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I read a great book called The Art of Dying, by Christianity Today editor Rob Moll. In the forward, by Lauren Winner, we read:

"We no longer allow people to say that they are dying – rather, they are “battling” an illness. Far from encouraging the perilously ill to recognize the imminence of their death, we encourage the sick (and their doctors) to fight death--but not to prepare for it. Some would say this evasion of death is an improvement. I would say our avoidance of death, far from being an advance, is false, costly, and alienating. We, the church, need to recover the art of dying. We need to allow dying Christians to be just that--dying Christians, who can rail against, but also prepare for, death. We need to make space for the exhausting, sad work of mourning.

"A pastor said once that his church didn’t have enough funerals. It was because his church was made up of largely younger people, so they didn’t have many funerals. That highlights an advantage to having a church made up of a variety of age groups. It’s an advantage, because funerals are not just an important milestone with the individual family involved, but they are important in the life of the whole fellowship. They’re important because the things we think about and remember during a funeral are important for our spiritual formation--our discipleship in Christ, our understanding of His grace, and His salvation.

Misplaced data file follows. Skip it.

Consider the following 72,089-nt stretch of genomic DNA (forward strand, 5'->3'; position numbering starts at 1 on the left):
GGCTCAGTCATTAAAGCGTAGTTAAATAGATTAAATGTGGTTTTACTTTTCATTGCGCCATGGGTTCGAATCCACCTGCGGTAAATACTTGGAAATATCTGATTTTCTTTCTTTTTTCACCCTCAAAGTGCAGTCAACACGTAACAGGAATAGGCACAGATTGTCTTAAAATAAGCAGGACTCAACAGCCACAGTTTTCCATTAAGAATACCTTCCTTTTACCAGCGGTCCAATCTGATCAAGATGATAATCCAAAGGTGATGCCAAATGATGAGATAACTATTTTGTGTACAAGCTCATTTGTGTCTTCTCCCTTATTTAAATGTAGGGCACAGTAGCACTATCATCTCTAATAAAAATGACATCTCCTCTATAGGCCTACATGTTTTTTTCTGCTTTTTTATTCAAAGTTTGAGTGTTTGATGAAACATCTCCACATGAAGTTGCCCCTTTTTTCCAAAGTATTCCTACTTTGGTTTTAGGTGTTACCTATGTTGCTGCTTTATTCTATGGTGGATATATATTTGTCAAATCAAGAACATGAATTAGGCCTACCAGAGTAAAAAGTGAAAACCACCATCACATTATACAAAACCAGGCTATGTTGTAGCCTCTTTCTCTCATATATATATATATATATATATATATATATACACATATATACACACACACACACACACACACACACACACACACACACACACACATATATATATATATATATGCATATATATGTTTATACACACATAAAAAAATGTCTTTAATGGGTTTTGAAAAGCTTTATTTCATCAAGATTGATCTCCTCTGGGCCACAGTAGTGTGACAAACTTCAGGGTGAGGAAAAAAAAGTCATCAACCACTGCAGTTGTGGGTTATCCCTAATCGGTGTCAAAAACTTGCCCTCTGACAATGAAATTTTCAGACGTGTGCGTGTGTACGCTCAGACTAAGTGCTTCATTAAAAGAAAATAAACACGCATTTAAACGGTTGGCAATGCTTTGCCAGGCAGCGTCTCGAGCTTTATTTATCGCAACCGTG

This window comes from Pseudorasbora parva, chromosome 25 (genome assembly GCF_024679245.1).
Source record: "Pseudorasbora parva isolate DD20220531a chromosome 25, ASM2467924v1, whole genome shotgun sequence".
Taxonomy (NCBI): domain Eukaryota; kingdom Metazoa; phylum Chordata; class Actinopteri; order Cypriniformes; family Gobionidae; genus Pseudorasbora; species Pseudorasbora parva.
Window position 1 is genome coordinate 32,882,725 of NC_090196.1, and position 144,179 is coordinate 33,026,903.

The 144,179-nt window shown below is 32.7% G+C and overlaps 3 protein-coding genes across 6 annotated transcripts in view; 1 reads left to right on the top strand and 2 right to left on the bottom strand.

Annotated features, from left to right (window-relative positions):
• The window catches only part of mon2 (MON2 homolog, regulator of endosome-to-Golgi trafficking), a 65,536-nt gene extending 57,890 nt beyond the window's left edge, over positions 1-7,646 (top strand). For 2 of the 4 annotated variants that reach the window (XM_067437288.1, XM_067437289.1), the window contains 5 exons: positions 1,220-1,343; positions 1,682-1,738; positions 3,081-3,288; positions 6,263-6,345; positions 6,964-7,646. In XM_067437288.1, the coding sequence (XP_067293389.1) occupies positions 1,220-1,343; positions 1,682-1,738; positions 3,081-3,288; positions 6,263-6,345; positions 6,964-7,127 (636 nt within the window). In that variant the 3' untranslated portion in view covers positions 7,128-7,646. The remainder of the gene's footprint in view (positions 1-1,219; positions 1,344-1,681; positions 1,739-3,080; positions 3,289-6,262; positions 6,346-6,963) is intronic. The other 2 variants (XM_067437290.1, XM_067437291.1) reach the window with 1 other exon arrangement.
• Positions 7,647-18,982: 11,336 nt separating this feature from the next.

"Our culture simply doesn’t know what to think about death. Through medicine and science we know more about death and how to forestall it than ever before. Yet we know very little about caring for a dying person. We don’t know what to expect or how to prepare for our own death. And we’re often awkward at best when trying to comfort a friend in grief. We have come to expect medical breakthroughs, vaccines and wonder-working drugs. It’s clear that our paradoxical approach to death is largely due to the fact that we are strangers to death--despite it being ever present.

(Source: Rob Moll. From a sermon by Bill Sullivan, Better By Far, 4/24/2011)

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